Dwindling numbers: Language Schools New Zealand owner Guy Hughes, centre, with students, from left, Keiko Itaya and Ayaka Morita, both of Japan, and Adilson Silva and Leandro Alves, both of Brazil


Queenstown’s longest-running language school will go into hibernation next month after its last few students graduate.

Language Schools New Zealand owner Guy Hughes says he had about 90 students before the Covid lockdown in March, another 30 students enrolled for April and healthy forward bookings.

When Covid arrived, he got the students together and told them they had to decide
whether to ‘‘get on a plane or stay’’.

About 40 chose to stay, but because they were on a range of English courses ranging from a week to 48 weeks’ duration, their numbers have steadily dwindled to less than 20.

The wage subsidy has allowed him to keep on staff, and the students have been ‘‘well looked after’’, he says.

‘‘But at this stage, by the end of September, we’ll be out of students, and that’ll be it for now.’’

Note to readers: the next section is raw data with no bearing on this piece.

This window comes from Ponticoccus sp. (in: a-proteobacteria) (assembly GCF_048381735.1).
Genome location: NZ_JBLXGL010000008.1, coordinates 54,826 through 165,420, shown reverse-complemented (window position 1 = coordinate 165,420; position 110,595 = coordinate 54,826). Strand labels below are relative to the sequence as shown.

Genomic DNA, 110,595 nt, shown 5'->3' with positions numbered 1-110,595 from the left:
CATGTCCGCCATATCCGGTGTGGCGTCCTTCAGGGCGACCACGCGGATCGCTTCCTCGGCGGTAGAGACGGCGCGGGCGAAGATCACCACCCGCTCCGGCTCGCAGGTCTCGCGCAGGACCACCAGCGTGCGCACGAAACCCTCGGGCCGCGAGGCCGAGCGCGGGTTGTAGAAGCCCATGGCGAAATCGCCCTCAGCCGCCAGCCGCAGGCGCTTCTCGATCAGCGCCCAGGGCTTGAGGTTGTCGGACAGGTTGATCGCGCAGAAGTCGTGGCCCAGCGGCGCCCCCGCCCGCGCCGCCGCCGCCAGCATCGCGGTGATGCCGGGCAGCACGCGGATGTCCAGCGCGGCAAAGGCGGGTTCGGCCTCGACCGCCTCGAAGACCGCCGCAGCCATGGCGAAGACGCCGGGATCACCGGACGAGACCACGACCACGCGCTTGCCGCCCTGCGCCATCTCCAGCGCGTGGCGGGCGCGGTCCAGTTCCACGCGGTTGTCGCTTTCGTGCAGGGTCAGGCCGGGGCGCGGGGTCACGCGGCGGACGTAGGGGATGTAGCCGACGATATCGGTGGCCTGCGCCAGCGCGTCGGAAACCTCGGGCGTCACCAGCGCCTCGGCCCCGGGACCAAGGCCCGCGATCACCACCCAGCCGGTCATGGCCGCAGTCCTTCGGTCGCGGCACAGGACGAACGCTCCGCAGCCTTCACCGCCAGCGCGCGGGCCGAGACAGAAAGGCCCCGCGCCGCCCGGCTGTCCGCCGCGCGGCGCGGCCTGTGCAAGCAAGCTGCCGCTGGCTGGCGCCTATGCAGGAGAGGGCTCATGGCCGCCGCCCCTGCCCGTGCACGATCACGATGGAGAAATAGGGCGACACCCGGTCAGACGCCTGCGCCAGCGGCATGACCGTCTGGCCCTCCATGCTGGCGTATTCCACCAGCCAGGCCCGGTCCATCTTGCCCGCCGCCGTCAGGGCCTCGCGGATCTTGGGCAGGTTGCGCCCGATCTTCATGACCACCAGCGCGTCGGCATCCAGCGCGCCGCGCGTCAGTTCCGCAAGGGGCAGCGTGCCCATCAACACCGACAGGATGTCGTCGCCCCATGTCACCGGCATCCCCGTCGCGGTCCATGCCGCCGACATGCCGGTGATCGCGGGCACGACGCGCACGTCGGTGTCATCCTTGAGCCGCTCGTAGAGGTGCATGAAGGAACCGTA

He’ll then put the school in hibernation, and look to sub-lease his Remarkables Park premises.

If there’s a language school operating anywhere in the country by the end of the year, he’ll
be surprised.

Hughes says he doesn’t know how long he can keep the school in hibernation before having to decide it’s ‘‘last drinks’’.

‘‘It just depends on what the border reopening looks like.’’

When international students are eventually allowed back in, he expects universities to be at
the front of the queue because of their lobbying power.

It’s a big blow for Hughes, who says he finds the business ‘‘utterly satisfying’’.

He started the school in 1993, and reckons he’s had the longest unbroken run of ownership
of a private language school in the country.

Besides his personal enjoyment of being around young, motivated people from through
out the world, he’s found it satisfying to be part of a high-value industry for Queenstown and the country.

Unlike tourists, language students stay and spend for extended periods, and are a valuable
source of income for homestay families, he says.